DOI :10.12659/AOT.937988

Ann Transplant 2022; 27:e937988

15 Mar 2022 : Case report   6,488

Combined Liver, Pancreas-Duodenum, and Kidney Transplantation for Patients with Hepatitis B Cirrhosis, Urem...

DOI :10.12659/AOT.935860

Ann Transplant 2022; 27:e935860

Your Privacy

We use cookies to ensure the functionality of our website, to personalize content and advertising, to provide social media features, and to analyze our traffic. If you allow us to do so, we also inform our social media, advertising and analysis partners about your use of our website, You can decise for yourself which categories you you want to deny or allow. Please note that based on your settings not all functionalities of the site are available. View our privacy policy.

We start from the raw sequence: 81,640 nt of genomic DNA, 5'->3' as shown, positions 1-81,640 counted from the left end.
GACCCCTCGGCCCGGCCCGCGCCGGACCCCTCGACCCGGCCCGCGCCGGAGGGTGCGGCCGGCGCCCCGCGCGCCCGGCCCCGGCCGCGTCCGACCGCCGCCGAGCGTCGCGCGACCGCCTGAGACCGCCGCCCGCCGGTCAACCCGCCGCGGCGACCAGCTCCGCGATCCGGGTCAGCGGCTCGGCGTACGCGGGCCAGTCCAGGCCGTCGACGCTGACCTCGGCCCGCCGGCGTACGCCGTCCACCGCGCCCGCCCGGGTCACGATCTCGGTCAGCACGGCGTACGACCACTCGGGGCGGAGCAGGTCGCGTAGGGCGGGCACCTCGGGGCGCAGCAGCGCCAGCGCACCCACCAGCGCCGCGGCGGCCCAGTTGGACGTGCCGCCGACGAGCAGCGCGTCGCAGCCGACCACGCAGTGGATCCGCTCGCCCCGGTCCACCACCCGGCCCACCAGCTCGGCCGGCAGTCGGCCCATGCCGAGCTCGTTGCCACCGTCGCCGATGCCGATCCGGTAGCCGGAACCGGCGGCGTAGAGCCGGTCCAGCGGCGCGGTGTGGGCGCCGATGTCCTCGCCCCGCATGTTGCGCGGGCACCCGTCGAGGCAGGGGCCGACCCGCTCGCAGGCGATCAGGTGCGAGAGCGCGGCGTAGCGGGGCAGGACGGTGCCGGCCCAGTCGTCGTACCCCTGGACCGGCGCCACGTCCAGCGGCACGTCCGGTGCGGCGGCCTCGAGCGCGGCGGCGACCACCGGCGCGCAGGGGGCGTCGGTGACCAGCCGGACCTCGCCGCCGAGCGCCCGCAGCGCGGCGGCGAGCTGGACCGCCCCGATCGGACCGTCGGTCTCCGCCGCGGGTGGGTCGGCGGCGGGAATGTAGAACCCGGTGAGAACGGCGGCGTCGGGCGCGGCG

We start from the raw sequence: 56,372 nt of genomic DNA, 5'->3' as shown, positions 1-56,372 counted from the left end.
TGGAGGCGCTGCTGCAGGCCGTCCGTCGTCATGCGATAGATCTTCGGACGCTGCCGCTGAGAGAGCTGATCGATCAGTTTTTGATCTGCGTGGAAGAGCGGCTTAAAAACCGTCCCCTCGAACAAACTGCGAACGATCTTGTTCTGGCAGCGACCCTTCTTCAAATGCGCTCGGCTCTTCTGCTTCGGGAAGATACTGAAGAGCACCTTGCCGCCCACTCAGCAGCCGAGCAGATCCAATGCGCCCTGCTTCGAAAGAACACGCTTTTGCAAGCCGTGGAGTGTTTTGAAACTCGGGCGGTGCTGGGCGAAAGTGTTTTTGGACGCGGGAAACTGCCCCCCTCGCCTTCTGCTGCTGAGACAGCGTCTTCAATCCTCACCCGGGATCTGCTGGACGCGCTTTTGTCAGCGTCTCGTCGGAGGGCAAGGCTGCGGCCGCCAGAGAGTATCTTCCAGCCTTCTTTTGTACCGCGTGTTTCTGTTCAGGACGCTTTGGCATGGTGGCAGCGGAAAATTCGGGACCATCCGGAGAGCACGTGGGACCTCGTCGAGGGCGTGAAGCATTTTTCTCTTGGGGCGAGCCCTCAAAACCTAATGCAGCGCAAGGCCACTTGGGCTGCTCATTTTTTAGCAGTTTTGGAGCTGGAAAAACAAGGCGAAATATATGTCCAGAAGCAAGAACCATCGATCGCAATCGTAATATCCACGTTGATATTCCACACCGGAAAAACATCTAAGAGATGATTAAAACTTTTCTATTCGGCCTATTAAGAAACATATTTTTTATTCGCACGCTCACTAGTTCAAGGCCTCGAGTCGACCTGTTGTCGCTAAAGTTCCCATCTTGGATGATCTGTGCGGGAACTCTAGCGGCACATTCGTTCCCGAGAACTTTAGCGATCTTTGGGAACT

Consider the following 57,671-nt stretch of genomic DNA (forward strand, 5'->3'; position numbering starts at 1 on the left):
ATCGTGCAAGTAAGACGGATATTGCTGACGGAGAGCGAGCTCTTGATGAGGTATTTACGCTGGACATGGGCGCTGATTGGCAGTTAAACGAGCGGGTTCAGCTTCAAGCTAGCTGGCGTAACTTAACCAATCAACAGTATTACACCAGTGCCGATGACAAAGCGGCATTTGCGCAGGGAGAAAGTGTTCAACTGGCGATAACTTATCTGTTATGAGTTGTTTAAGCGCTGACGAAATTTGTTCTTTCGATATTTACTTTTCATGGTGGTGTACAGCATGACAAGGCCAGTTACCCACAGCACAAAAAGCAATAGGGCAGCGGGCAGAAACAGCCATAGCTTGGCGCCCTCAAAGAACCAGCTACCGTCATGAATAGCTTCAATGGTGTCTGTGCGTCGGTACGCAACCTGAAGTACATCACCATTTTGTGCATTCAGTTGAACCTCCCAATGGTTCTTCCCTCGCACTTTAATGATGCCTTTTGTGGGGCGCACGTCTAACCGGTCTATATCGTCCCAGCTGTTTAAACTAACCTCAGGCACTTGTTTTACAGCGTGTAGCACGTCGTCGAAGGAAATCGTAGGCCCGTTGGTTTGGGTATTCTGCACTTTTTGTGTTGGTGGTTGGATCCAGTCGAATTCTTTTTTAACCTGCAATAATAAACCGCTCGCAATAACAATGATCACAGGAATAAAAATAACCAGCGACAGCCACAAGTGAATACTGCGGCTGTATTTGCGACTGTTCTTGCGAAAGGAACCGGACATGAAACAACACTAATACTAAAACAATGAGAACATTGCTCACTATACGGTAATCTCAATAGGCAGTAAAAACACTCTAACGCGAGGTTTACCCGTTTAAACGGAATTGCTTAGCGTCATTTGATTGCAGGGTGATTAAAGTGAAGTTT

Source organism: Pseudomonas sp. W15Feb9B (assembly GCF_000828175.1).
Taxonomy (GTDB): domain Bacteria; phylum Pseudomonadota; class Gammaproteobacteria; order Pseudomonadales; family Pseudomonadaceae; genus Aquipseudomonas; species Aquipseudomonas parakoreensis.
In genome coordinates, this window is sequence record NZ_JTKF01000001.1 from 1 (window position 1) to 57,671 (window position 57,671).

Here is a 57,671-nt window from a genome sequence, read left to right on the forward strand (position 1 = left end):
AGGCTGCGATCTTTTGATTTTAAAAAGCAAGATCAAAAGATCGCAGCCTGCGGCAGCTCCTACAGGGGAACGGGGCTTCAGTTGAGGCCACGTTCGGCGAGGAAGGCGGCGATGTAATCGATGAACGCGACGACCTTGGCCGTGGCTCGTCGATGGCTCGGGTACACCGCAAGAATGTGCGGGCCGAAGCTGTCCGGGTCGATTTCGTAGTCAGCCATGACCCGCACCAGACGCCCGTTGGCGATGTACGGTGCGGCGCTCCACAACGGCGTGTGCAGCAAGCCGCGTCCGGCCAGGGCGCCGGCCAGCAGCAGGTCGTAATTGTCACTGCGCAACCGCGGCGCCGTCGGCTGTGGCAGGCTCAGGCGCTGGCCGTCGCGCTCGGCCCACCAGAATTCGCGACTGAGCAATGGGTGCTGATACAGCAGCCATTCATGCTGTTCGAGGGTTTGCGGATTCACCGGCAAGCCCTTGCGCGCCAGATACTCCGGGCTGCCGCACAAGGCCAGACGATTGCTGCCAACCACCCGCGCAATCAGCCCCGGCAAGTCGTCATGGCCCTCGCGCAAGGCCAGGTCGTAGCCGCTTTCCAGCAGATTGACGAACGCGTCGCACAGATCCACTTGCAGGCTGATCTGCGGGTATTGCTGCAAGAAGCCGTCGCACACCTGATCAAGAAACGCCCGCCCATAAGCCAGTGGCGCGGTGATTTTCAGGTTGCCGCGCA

Annals of Transplantation eISSN: 2329-0358
Annals of Transplantation eISSN: 2329-0358